The impact of high-intensity interval training versus moderate-intensity continuous training on vascular function: a systematic review and meta-analysis

Ramos, Joyce S., Dalleck, Lance C., Tjonna, Arnt Erik, Beetham, Kassia S. and Coombes, Jeff S. (2015) The impact of high-intensity interval training versus moderate-intensity continuous training on vascular function: a systematic review and meta-analysis. Sports Medicine, 45 5: 679-692. doi:10.1007/s40279-015-0321-z


Author Ramos, Joyce S.
Dalleck, Lance C.
Tjonna, Arnt Erik
Beetham, Kassia S.
Coombes, Jeff S.
Title The impact of high-intensity interval training versus moderate-intensity continuous training on vascular function: a systematic review and meta-analysis
Journal name Sports Medicine   Check publisher's open access policy
ISSN 1179-2035
0112-1642
Publication date 2015-05-01
Year available 2015
Sub-type Critical review of research, literature review, critical commentary
DOI 10.1007/s40279-015-0321-z
Open Access Status DOI
Volume 45
Issue 5
Start page 679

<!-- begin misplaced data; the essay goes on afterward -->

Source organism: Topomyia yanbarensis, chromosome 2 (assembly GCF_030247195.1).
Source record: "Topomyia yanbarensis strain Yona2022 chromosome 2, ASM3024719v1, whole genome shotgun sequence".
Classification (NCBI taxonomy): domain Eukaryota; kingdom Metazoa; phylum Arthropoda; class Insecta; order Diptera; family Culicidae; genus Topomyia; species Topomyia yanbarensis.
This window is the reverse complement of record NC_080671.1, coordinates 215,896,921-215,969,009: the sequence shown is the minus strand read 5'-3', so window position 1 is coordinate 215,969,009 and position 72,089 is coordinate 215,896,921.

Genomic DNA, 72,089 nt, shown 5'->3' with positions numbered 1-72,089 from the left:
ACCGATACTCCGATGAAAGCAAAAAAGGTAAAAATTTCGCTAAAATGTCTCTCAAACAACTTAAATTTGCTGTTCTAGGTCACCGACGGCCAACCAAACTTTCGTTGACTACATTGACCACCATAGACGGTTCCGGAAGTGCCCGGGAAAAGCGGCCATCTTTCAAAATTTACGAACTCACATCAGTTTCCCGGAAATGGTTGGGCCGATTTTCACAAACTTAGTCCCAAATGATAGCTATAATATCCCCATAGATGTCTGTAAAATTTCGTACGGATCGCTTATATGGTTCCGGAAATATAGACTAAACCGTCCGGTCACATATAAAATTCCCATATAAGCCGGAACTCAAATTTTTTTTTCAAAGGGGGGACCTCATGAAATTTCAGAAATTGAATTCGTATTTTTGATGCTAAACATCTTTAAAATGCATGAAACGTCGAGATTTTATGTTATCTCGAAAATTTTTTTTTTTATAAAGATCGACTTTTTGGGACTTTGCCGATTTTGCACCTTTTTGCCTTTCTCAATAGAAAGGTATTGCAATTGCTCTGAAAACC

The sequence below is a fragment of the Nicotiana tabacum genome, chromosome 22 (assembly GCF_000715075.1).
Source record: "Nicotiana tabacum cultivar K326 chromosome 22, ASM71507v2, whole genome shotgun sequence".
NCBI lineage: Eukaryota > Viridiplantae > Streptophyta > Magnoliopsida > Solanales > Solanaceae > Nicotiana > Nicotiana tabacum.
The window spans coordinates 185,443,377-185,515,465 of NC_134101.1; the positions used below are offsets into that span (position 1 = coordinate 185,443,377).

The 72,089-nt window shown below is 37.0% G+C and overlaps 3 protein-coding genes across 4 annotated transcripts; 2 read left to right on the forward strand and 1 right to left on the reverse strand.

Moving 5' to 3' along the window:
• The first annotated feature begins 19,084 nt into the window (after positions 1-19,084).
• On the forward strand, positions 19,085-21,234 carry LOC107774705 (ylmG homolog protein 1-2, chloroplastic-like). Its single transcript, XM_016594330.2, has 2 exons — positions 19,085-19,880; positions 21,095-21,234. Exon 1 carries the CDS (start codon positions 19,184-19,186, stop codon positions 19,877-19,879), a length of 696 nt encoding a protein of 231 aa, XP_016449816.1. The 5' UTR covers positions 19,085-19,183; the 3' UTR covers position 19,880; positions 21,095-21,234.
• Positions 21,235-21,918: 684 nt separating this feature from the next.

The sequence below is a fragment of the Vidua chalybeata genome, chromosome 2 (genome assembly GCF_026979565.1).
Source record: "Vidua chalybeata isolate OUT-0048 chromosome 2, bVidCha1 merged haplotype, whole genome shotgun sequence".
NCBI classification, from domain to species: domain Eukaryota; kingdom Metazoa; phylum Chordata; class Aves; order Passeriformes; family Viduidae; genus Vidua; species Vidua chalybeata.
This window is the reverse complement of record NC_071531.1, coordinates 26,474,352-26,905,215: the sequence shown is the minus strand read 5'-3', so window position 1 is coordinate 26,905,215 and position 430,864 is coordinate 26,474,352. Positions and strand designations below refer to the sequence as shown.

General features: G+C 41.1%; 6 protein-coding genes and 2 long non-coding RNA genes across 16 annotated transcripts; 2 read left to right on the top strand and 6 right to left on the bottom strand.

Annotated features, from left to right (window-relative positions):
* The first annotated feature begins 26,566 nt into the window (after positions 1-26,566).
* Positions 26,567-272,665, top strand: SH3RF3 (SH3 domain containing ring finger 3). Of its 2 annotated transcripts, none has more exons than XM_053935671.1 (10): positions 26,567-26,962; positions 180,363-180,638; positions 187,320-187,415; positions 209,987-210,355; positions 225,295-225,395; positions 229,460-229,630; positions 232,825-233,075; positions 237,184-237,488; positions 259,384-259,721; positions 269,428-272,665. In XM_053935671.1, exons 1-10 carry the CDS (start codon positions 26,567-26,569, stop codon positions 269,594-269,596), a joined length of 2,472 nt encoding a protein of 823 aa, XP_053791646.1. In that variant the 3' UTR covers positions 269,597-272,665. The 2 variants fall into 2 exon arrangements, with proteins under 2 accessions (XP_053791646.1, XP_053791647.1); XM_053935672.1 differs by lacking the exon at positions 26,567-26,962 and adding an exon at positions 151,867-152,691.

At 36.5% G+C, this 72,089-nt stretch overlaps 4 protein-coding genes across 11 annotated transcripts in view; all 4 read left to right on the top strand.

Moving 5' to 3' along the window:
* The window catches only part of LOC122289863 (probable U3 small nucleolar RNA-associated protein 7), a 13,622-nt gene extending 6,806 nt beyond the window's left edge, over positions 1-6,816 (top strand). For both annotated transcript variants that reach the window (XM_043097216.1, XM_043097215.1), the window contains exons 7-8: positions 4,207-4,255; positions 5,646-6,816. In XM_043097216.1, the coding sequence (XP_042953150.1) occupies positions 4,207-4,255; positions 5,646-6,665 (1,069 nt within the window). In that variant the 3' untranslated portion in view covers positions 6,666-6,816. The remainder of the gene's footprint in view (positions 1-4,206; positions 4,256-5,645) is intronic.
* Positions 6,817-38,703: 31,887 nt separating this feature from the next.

End page 692
Total pages 14
Place of publication Auckland, New Zealand
Publisher Adis International
Language eng
Abstract Vascular dysfunction is a precursor to the atherosclerotic cascade, significantly increasing susceptibility to cardiovascular events such as myocardial infarction or stroke. Previous studies have revealed a strong relationship between vascular function and cardiorespiratory fitness (CRF). Thus, since high-intensity interval training (HIIT) is a potent method of improving CRF, several small randomized trials have investigated the impact on vascular function of HIIT relative to moderate-intensity continuous training (MICT).

The aim of this study was to systematically review the evidence and quantify the impact on vascular function of HIIT compared with MICT.

Three electronic databases (PubMed, Embase, and MEDLINE) were searched (until May 2014) for randomized trials comparing the effect of at least 2 weeks of HIIT and MICT on vascular function. HIIT protocols involved predominantly aerobic exercise at a high intensity, interspersed with active or passive recovery periods. We performed a meta-analysis to compare the mean difference in the change in vascular function assessed via brachial artery flow-mediated dilation (FMD) from baseline to post-intervention between HIIT and MICT. The impact of HIIT versus MICT on CRF, traditional cardiovascular disease (CVD) risk factors, and biomarkers associated with vascular function (oxidative stress, inflammation, and insulin resistance) was also reviewed across included studies.